Gems Sensors Supports Project to Set New World Land Speed Record of 1000 mph

Gems Sensors Supports Project to Set New World Land Speed Record of 1000 mph

Gems Sensors Supports Project to Set New World Land Speed Record of 1000 mph

The current land speed record is 763.035 mph. The BLOODHOUND SSC Project hopes to set a new record of 1000 mph.

Accomplishing such a feat requires a substantial amount of thrust – 47,500lbs of thrust which is equivalent to 135,000 thrust horse power, to be exact. To produce this, the BLOODHOUND Supersonic Car combines three hybrid rocket motors with a Rolls-Royce EJ200 jet engine. Also required is a unique fuel system that will reliably deliver 500 liters of aviation fuel to the jet under sustained loads of up to +2g acceleration and -3g deceleration.

With such advanced equipment, it is important to conduct tests and then validate and monitor the results. That’s where Gems comes in. Gems’ sensors are on some of the most crucial parts of the BLOODHOUND – the Jet engine, the Jet A1 fuel tank, the HTP rocket pump chain transfer gearbox, hydraulics on the winglets and high speed air brakes, to name a few – as well as the test rigs analyzing the data and preparing the car.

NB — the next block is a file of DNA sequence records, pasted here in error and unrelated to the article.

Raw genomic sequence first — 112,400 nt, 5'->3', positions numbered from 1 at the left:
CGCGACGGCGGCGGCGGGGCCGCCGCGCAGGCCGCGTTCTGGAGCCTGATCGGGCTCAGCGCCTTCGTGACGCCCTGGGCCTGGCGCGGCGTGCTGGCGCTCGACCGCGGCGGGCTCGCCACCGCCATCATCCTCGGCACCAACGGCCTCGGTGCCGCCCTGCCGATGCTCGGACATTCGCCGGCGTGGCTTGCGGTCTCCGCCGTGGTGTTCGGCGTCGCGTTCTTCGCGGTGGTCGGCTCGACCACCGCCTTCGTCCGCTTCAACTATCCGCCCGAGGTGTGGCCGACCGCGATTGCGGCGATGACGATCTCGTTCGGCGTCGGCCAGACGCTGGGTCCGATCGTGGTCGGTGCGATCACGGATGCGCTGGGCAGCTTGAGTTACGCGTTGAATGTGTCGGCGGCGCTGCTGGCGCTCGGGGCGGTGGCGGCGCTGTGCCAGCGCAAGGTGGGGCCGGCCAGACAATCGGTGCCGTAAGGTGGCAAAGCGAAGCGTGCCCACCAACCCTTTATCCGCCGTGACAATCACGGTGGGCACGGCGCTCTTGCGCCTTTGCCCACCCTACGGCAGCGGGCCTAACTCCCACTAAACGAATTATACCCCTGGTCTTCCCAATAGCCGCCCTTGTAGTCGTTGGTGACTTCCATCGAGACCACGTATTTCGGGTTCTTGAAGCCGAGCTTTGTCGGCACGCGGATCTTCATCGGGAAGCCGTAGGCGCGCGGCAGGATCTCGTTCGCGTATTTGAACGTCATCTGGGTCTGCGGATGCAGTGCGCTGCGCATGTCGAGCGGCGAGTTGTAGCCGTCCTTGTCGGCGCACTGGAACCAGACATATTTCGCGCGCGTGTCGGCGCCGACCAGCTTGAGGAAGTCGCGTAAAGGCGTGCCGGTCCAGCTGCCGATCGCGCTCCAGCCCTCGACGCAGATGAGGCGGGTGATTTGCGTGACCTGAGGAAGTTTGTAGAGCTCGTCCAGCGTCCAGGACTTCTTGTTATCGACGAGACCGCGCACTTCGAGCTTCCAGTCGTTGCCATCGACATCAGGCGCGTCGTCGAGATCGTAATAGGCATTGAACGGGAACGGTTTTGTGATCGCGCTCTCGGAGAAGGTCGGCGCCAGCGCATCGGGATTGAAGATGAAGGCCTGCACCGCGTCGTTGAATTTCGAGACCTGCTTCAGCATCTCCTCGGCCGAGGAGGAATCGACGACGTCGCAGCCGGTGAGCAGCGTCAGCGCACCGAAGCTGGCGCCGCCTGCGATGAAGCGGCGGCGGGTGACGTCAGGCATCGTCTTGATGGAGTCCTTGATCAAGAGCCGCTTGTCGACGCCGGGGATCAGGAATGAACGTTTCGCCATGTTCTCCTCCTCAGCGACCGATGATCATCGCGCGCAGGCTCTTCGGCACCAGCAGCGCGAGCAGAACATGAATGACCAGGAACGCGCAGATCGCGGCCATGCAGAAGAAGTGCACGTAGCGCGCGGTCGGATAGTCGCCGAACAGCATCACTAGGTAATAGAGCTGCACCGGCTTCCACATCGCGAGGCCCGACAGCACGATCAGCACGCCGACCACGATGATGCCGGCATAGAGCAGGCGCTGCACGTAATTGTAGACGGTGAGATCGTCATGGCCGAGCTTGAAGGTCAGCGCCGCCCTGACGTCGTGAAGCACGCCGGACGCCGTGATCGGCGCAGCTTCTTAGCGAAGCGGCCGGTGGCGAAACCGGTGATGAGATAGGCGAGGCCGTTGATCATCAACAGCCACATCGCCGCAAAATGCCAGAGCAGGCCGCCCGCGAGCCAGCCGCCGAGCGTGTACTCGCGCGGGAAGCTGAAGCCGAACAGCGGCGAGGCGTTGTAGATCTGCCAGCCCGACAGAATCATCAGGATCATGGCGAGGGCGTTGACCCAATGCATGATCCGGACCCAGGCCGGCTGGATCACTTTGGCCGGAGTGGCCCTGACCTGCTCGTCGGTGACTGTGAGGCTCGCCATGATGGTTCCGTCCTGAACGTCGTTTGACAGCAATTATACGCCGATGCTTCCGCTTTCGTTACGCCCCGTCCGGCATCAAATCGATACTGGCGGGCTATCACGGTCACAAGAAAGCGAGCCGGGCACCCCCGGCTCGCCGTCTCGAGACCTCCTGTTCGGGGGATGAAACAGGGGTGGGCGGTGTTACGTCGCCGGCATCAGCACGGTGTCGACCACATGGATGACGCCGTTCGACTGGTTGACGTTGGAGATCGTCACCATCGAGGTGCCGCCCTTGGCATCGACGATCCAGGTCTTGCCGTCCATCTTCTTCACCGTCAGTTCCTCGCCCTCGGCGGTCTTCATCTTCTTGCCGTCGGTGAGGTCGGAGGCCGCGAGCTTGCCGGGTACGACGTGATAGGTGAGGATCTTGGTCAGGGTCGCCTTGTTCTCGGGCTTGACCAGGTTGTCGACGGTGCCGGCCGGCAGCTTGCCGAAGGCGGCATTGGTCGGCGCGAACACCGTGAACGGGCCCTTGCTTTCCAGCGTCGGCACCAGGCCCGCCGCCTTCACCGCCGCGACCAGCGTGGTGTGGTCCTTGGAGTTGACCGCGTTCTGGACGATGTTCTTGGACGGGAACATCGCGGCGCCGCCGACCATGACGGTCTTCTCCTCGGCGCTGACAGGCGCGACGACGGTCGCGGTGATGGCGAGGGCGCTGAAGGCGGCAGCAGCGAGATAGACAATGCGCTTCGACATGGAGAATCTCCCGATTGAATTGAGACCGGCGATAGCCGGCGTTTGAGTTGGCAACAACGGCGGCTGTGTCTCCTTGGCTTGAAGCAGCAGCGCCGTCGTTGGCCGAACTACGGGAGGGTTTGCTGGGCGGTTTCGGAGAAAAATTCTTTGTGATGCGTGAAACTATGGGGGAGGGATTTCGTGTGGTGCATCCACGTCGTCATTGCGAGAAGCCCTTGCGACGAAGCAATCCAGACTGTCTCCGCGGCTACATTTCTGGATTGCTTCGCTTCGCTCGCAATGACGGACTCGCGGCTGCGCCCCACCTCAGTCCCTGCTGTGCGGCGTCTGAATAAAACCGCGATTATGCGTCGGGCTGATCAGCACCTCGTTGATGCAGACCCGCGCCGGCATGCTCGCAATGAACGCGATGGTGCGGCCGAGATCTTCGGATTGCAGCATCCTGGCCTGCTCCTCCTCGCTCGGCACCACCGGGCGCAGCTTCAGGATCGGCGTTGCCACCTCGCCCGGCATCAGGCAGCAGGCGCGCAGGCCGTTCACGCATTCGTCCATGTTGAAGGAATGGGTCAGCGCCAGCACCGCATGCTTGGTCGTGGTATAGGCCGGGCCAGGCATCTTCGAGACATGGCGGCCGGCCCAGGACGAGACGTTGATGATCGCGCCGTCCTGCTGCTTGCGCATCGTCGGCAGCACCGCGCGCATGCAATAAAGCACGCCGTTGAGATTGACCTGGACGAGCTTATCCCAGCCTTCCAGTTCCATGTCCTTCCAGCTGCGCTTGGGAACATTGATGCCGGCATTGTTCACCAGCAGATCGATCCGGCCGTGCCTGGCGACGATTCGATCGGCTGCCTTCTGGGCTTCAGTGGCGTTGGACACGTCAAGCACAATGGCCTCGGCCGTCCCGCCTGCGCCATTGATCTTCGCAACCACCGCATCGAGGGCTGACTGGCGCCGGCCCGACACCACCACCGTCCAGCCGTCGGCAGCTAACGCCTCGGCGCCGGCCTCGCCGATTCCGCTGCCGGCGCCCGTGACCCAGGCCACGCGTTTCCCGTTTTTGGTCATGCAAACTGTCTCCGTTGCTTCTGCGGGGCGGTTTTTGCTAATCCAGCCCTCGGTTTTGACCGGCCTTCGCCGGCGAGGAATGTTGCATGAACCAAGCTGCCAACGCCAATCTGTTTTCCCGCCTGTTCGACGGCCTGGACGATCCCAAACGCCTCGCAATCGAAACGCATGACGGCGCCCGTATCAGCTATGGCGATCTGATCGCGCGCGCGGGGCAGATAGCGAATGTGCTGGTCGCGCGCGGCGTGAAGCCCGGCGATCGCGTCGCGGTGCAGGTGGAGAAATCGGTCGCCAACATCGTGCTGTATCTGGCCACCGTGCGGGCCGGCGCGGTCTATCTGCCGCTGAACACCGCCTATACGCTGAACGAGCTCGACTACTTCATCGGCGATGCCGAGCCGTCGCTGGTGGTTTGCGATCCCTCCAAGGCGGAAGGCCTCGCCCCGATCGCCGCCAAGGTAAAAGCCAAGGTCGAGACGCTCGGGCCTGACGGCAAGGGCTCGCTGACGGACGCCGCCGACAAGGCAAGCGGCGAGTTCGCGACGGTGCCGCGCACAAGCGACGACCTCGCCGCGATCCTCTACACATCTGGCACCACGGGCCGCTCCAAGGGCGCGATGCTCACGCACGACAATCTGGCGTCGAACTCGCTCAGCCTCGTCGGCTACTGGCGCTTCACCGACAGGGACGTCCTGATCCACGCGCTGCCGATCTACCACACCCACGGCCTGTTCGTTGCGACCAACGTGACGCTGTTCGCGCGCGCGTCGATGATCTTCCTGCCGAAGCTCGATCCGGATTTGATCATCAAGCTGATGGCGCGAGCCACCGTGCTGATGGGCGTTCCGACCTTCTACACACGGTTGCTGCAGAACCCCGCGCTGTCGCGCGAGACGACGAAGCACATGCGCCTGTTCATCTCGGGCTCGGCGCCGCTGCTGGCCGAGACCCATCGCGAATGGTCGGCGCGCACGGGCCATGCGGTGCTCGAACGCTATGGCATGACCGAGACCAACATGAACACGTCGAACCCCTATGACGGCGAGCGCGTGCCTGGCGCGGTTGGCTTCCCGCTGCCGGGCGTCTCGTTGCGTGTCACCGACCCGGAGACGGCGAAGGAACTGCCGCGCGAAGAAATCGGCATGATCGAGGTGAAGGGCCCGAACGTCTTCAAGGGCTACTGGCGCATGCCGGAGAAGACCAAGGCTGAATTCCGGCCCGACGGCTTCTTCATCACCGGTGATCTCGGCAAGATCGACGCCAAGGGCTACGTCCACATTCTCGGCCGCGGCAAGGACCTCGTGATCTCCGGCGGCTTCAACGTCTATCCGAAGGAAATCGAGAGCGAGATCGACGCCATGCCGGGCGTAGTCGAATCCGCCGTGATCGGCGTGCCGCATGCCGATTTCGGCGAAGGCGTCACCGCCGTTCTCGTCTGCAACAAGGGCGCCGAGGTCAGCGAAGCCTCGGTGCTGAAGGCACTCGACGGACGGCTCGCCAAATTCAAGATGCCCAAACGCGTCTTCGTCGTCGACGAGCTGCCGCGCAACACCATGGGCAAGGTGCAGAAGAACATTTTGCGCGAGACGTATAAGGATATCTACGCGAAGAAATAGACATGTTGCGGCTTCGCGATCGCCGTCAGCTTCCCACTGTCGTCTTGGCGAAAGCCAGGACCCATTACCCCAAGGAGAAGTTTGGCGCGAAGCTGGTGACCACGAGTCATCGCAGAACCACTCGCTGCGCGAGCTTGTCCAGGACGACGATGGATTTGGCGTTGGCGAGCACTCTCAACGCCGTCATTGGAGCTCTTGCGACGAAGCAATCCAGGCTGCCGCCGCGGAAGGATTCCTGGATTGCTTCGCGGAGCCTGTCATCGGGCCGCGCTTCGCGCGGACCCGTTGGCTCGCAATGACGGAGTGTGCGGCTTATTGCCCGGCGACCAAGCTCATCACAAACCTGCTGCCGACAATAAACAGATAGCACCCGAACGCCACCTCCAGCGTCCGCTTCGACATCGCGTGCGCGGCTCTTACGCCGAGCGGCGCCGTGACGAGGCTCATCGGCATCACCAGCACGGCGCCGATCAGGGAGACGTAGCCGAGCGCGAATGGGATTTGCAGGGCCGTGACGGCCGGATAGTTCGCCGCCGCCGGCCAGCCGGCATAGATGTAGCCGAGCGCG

In December 2016 and January 2017, Gems proudly supported the BLOODHOUND SSC Project during a crucial jet fuel test. Gems’ sensors helped to monitor the tests and validate the results.

Bloohound SSC driver

Current Land Speed Record holder and driver, Andy Green, holds a Gems Sensors pressure transducer that is on Bloodhound SSC.

In addition to the goal of setting the new world land speed record, the Bloodhound SSC Project’s mission is to inspire the next generation of engineers by the promotion of STEM (Science, Technology, Engineering and Mathematics) education subjects. In doing so, they will openly share data with followers of the project. Data for each of the planned runs will be available for analysis.

The BLOODHOUND team is building the car using the Jet engine and a single mono propellant rocket this year. It will then be tested on the runway at Newquay in England later this year. They plan to run the car the following year at the Hakskeen Pan in South Africa up to 800MPH before reworking it to fit three hybrid rocket motors. This will allow the car to accelerate to the 1000MPH average speed through the measured mile.

Stay tuned for more updates on this exciting and ambitious project!

Save

Save

Save

Please follow and like us:
Social media & sharing icons powered by UltimatelySocial

Enjoy our blog? Share it!